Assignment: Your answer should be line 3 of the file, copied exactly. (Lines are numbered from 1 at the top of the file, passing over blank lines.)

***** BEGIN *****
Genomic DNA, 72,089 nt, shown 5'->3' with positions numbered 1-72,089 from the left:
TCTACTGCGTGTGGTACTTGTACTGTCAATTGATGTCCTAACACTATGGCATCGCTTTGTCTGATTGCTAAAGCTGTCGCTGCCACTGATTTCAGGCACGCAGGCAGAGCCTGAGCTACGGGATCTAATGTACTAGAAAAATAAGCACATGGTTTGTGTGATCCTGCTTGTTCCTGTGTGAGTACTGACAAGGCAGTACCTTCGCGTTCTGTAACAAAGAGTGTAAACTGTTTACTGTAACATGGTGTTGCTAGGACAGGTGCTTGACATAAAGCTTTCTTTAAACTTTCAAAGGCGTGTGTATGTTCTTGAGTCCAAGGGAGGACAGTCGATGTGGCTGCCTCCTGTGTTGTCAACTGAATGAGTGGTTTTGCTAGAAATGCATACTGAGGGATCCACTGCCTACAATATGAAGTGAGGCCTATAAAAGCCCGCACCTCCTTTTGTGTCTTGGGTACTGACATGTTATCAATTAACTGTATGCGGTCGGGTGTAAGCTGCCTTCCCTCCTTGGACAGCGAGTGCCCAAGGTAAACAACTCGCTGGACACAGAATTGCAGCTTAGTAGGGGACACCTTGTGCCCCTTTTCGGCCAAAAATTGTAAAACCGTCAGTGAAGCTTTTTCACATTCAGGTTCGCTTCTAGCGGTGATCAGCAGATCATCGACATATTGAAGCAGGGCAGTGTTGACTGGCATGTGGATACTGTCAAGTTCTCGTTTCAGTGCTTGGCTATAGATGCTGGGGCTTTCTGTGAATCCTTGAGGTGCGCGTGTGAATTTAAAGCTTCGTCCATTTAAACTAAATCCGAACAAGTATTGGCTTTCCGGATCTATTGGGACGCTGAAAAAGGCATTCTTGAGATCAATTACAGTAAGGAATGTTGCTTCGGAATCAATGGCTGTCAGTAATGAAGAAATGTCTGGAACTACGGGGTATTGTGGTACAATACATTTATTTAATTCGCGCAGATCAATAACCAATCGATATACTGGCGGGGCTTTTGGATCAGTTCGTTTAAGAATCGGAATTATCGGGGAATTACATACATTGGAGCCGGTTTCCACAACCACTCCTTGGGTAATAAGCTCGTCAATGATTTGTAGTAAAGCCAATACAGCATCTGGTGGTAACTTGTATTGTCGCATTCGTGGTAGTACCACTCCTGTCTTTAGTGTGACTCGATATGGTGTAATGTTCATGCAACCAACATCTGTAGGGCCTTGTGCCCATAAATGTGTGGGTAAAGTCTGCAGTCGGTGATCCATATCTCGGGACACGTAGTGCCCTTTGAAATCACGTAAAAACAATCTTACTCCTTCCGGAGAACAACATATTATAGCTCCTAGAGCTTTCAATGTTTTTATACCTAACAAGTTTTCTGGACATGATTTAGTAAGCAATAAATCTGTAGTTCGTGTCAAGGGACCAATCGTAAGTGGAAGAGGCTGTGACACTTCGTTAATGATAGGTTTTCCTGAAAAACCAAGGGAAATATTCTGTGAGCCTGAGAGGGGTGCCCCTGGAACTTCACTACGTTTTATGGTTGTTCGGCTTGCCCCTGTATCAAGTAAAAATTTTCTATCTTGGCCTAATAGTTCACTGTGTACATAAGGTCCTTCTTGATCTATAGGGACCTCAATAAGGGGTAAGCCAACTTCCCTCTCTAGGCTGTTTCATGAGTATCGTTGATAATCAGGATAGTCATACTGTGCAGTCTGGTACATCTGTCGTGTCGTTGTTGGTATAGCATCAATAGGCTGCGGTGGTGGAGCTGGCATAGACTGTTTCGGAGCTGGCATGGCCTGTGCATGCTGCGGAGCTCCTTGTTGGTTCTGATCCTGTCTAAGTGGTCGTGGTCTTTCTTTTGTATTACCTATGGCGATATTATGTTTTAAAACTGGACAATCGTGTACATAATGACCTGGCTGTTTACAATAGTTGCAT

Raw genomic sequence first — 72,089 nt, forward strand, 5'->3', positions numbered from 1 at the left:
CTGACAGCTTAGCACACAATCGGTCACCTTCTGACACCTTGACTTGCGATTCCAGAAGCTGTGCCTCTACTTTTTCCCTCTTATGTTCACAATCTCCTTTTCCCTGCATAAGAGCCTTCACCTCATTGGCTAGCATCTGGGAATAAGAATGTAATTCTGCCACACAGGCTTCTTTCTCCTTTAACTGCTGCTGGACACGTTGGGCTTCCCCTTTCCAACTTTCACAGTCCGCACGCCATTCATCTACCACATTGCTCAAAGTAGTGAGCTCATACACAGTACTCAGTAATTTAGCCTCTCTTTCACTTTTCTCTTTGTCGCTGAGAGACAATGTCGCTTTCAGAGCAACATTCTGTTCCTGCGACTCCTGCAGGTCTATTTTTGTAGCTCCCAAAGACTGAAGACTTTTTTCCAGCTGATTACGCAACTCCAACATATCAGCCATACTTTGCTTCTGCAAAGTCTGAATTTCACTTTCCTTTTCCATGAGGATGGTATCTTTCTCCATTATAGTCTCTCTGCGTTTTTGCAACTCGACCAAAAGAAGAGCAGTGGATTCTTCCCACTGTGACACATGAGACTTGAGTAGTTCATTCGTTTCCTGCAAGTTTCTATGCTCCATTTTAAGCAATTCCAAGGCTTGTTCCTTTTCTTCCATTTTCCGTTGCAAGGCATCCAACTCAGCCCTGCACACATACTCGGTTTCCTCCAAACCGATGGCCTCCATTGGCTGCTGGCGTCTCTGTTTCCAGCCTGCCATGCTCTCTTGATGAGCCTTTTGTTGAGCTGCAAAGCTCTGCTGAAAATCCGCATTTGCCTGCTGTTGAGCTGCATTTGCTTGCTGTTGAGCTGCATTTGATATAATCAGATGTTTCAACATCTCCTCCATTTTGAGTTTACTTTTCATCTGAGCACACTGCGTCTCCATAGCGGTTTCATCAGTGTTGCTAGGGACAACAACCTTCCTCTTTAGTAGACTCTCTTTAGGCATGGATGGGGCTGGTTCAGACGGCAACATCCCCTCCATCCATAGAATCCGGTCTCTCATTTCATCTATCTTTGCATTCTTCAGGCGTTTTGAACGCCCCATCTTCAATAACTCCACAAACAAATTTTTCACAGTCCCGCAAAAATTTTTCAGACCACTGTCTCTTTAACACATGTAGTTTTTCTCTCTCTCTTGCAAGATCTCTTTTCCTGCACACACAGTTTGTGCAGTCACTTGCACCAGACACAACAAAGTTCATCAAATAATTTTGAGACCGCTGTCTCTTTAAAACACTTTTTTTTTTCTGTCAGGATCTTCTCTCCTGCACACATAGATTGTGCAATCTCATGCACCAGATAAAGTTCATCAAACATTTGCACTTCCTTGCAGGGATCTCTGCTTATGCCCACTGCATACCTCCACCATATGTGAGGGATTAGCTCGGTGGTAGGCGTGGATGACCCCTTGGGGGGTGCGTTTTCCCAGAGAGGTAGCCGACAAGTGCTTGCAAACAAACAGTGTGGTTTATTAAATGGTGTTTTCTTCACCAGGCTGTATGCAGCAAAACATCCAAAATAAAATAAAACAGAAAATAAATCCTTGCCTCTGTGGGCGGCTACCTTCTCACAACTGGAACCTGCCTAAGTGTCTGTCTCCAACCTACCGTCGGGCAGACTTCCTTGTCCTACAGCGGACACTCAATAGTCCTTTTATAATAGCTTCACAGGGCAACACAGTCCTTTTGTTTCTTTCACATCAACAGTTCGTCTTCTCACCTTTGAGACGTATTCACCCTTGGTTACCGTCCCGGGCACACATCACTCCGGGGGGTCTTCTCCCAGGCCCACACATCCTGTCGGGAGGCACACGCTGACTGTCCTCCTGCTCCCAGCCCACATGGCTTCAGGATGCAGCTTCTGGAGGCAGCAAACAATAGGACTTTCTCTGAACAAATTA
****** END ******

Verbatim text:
Raw genomic sequence first — 72,089 nt, forward strand, 5'->3', positions numbered from 1 at the left: